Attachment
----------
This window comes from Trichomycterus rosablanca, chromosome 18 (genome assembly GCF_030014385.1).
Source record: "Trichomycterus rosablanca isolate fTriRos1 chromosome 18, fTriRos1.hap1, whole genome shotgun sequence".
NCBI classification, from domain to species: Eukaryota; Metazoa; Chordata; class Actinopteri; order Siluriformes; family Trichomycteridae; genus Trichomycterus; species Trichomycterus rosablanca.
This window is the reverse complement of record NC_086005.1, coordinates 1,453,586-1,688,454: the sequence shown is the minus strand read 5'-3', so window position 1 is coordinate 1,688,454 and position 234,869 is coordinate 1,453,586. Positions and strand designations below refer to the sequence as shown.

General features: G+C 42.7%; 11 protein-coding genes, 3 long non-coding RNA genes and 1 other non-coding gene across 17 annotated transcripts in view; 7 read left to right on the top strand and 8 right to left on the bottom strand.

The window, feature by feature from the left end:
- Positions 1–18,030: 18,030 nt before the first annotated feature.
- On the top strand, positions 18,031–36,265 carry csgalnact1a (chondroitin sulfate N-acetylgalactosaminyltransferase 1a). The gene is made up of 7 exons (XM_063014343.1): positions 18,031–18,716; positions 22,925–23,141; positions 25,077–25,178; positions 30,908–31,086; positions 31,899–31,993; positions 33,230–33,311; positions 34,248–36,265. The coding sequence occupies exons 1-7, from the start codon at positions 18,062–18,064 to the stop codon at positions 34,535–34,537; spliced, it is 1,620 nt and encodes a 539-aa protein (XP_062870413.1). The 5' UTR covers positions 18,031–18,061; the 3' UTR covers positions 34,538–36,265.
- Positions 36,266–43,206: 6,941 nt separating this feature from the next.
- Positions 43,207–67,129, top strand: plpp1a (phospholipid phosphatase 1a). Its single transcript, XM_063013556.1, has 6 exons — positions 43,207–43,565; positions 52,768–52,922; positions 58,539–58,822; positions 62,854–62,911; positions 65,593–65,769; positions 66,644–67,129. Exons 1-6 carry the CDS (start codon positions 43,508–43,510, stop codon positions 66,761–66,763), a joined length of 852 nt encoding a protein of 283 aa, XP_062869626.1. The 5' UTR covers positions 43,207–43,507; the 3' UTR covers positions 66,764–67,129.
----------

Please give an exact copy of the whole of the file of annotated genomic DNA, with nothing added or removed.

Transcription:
This window comes from Trichomycterus rosablanca, chromosome 18 (genome assembly GCF_030014385.1).
Source record: "Trichomycterus rosablanca isolate fTriRos1 chromosome 18, fTriRos1.hap1, whole genome shotgun sequence".
NCBI classification, from domain to species: Eukaryota; Metazoa; Chordata; class Actinopteri; order Siluriformes; family Trichomycteridae; genus Trichomycterus; species Trichomycterus rosablanca.
This window is the reverse complement of record NC_086005.1, coordinates 1,453,586-1,688,454: the sequence shown is the minus strand read 5'-3', so window position 1 is coordinate 1,688,454 and position 234,869 is coordinate 1,453,586. Positions and strand designations below refer to the sequence as shown.

General features: G+C 42.7%; 11 protein-coding genes, 3 long non-coding RNA genes and 1 other non-coding gene across 17 annotated transcripts in view; 7 read left to right on the top strand and 8 right to left on the bottom strand.

The window, feature by feature from the left end:
- Positions 1–18,030: 18,030 nt before the first annotated feature.
- On the top strand, positions 18,031–36,265 carry csgalnact1a (chondroitin sulfate N-acetylgalactosaminyltransferase 1a). The gene is made up of 7 exons (XM_063014343.1): positions 18,031–18,716; positions 22,925–23,141; positions 25,077–25,178; positions 30,908–31,086; positions 31,899–31,993; positions 33,230–33,311; positions 34,248–36,265. The coding sequence occupies exons 1-7, from the start codon at positions 18,062–18,064 to the stop codon at positions 34,535–34,537; spliced, it is 1,620 nt and encodes a 539-aa protein (XP_062870413.1). The 5' UTR covers positions 18,031–18,061; the 3' UTR covers positions 34,538–36,265.
- Positions 36,266–43,206: 6,941 nt separating this feature from the next.
- Positions 43,207–67,129, top strand: plpp1a (phospholipid phosphatase 1a). Its single transcript, XM_063013556.1, has 6 exons — positions 43,207–43,565; positions 52,768–52,922; positions 58,539–58,822; positions 62,854–62,911; positions 65,593–65,769; positions 66,644–67,129. Exons 1-6 carry the CDS (start codon positions 43,508–43,510, stop codon positions 66,761–66,763), a joined length of 852 nt encoding a protein of 283 aa, XP_062869626.1. The 5' UTR covers positions 43,207–43,507; the 3' UTR covers positions 66,764–67,129.